The Linguist

The Linguist 56,6 – December 2017/January 2018

The Linguist is a languages magazine for professional linguists, translators, interpreters, language professionals, language teachers, trainers, students and academics with articles on translation, interpreting, business, government, technology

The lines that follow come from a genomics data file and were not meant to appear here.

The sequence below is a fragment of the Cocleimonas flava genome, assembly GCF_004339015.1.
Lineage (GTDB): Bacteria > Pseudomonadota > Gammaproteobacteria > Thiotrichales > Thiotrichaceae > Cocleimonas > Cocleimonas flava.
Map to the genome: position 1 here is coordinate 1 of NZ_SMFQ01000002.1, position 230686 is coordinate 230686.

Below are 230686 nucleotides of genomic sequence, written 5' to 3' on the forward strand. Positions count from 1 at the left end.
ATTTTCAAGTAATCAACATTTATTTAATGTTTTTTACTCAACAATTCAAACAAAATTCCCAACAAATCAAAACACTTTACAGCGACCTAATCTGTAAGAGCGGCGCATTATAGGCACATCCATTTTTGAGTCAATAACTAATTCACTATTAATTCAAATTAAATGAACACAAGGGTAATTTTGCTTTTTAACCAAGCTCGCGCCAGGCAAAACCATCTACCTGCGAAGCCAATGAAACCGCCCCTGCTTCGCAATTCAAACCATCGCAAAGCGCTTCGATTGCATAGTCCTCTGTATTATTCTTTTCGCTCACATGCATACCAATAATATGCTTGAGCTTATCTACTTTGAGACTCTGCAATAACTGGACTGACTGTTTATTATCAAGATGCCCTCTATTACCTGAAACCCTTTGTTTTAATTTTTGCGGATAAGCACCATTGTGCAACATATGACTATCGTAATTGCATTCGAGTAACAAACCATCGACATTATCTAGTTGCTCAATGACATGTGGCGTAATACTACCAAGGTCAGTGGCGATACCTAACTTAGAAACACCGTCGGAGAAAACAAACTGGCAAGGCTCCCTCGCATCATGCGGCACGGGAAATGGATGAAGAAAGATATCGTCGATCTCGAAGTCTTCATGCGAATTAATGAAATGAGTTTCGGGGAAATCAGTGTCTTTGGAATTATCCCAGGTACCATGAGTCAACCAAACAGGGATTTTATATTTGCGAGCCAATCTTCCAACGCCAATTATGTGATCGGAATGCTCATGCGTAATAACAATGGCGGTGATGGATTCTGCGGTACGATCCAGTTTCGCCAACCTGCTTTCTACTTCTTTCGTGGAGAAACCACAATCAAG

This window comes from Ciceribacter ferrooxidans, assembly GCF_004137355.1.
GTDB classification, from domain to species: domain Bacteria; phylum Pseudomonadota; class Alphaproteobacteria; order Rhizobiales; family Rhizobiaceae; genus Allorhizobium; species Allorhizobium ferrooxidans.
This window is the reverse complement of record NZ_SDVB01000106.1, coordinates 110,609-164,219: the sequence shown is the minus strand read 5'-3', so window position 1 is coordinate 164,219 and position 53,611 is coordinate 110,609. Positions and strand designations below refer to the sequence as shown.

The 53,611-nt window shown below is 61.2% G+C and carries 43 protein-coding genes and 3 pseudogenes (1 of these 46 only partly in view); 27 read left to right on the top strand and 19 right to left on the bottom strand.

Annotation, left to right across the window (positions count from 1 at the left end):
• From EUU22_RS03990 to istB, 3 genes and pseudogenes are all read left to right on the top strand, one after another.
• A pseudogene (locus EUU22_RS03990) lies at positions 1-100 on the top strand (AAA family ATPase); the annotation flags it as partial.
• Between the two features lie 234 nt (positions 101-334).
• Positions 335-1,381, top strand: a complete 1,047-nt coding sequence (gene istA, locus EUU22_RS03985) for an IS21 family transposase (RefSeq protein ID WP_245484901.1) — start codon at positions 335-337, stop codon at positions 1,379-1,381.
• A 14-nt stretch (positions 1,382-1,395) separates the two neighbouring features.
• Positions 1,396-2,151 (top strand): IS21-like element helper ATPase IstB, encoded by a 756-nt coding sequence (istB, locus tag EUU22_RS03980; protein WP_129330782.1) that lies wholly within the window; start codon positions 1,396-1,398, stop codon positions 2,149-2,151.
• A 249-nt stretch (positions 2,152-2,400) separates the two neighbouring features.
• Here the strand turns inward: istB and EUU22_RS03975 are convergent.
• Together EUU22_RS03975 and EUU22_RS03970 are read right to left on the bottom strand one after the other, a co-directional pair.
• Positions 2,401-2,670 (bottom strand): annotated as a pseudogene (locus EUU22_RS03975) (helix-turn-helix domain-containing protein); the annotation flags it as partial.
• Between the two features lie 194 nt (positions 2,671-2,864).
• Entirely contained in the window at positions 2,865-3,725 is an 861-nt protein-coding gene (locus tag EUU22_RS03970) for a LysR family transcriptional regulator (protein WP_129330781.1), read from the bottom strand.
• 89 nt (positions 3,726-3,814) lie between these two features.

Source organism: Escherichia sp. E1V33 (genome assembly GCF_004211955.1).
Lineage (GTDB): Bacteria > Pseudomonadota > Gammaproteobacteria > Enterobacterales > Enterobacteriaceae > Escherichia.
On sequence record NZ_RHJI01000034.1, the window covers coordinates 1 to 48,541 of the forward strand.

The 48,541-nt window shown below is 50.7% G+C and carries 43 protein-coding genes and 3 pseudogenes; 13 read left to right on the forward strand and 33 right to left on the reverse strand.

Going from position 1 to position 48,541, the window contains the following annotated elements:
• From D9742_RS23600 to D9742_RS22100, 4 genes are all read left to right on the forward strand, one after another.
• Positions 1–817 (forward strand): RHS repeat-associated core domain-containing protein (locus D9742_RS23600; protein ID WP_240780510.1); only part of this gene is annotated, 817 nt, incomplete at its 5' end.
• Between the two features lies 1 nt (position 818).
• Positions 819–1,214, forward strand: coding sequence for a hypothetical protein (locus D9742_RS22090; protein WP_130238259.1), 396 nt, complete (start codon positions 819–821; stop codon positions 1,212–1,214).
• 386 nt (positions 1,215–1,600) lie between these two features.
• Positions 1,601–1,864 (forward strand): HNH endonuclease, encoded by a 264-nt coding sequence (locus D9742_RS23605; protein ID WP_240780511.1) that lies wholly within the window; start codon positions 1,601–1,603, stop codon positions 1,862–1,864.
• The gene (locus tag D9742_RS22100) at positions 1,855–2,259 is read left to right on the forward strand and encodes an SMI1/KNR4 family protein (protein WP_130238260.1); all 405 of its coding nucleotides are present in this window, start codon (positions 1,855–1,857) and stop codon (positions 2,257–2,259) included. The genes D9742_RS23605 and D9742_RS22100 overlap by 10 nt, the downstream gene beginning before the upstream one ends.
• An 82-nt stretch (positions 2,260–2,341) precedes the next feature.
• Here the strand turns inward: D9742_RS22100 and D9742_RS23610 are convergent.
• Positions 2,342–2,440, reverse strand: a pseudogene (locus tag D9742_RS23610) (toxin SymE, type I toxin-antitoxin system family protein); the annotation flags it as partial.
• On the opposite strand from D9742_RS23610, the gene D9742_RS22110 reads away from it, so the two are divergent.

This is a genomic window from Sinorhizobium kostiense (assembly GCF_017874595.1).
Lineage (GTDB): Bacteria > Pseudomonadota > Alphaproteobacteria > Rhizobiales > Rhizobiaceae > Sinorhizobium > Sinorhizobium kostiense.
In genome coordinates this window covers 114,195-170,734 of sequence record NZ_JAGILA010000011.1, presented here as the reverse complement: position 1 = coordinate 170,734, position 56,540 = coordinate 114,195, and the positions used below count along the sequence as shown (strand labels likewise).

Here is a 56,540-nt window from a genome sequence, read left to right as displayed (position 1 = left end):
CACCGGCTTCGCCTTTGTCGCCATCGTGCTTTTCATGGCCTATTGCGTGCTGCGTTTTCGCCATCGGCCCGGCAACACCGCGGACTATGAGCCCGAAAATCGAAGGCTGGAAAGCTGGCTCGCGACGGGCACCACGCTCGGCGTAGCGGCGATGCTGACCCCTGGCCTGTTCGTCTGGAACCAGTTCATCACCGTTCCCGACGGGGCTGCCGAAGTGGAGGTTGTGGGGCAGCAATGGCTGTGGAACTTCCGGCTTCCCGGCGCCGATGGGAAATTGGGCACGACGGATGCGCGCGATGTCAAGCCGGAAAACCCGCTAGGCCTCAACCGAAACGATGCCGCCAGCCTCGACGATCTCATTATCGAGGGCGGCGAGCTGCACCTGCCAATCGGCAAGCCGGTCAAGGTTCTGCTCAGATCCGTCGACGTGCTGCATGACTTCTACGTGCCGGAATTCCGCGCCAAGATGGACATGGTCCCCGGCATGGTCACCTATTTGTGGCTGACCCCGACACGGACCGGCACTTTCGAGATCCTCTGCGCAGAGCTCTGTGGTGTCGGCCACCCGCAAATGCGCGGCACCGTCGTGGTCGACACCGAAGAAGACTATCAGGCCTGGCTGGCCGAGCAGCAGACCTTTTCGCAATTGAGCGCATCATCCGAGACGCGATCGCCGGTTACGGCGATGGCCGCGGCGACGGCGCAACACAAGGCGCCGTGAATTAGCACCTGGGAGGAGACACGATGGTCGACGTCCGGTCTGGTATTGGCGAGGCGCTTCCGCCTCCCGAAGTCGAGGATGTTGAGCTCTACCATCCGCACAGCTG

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24 The Linguist Vol/56 No/6 2017 FEATURES Chris Bissell considers how the Celtic diaspora, and other minority language communities from Western Europe, are using the internet to protect their languages F rom 1815 to 1932, 60 million people left Europe, especially to start new lives in Argentina, Australia, Brazil, Canada, New Zealand, the United States and Uruguay. These populations multiplied rapidly in their new habitats, and on the eve of the First World War, 38% of the global population is said to have been of European ancestry. Growth in population provided impetus for European expansion, and became the driving force behind emigration. Rising populations put pressure on land, and led to 'land hunger'. Millions of people went abroad in search of work or economic opportunity. The Irish, who left for America during the Great Potato Famine of 1845-1852, were an extreme but not unique example. The traditional view of Scottish emigration is of an exodus to North America as a result of the Highland Clearances of the 18th and 19th centuries. But we should not neglect the earlier emigration of highly educated intellectuals and professionals (doctors, lawyers, administrators) as a result of the Scottish Enlightenment, nor the settlement of Ulster and the fact that significant numbers of Scottish migrants also came from the Lowlands. Ulster Scots emigrated onwards from Ireland to all corners of the British Empire in significant numbers. Irish people brought Gaelic to North America as early as the 17th century. In the 18th century, there were many speakers in Pennsylvania. Immigration from Irish- speaking counties to America was strong throughout the 19th century, particularly after the famine. The language was introduced to Newfoundland in the 17th century and was widely spoken there until the early 20th century. Many Gaelic speakers retained their language, and according to the 2005 census, there are now 18,815 regular speakers in the US. There are still significant Gaelic associations with a web presence. Fewer Welsh emigrated, but Patagonia is a fascinating example of a Welsh diasporic community. In the 19th- and early 20th-century, the Argentine government encouraged Welsh people to settle outside the Buenos Aires region. Estimates of the current number of Patagonian Welsh speakers vary widely from 1,500 to 5,000. Meanwhile, Breton descendants of medieval migrants from Cornwall settled in many parts of the world, particularly North and South America. Traditionally, Galicia has been a migrant community. In the 19th century, Castile was a popular destination for migrants; during the Spanish Civil War, Latin America – notably Argentina and Uruguay – was a popular destination. As with other groups, driving factors included poverty, political instability and unemployment. There has been a Basque presence in the Americas from the age of Columbus; they came to English- speaking America in sizeable numbers during the 1848 California Gold Rush. New economic opportunities were available, including sheep-herding to tend the area's three million sheep. The Basque country had been embroiled in a series of wars, including the Carlist wars of the 19th century and the Spanish Civil War of the 1930s. Spanish and French policy was to minimise – if not eliminate – a sense of Basque identity, thus political oppression also drove some to migrate. Sites of information Today, the role of the internet is vital in supporting minority languages in the diaspora from the western Atlantic coast of Europe. Current use of the internet by the diaspora falls into three major categories (some overlapping on a single site): general information, language learning and communication tools. Some websites that are essentially information sites are quite specialised;, for example, is centred on the making of a commemorative tapestry, but also includes pages on education and personal stories from around the world. Others are more historical, such as with its interesting Gaelic heritage pages, covering Online emigration HISTORIC EVENTS (Clockwise from main image) Traditional Welsh dancing in Dolavon, Patagonia, with the Argentinian police and onlookers in the background; a child at the event; Winnemucca Basque Festival in Nevada, USA; and an engraving by Henry Doyle, entitled 'The Emigrants' Farewell', depicting Irish emigration during the Potato Famine

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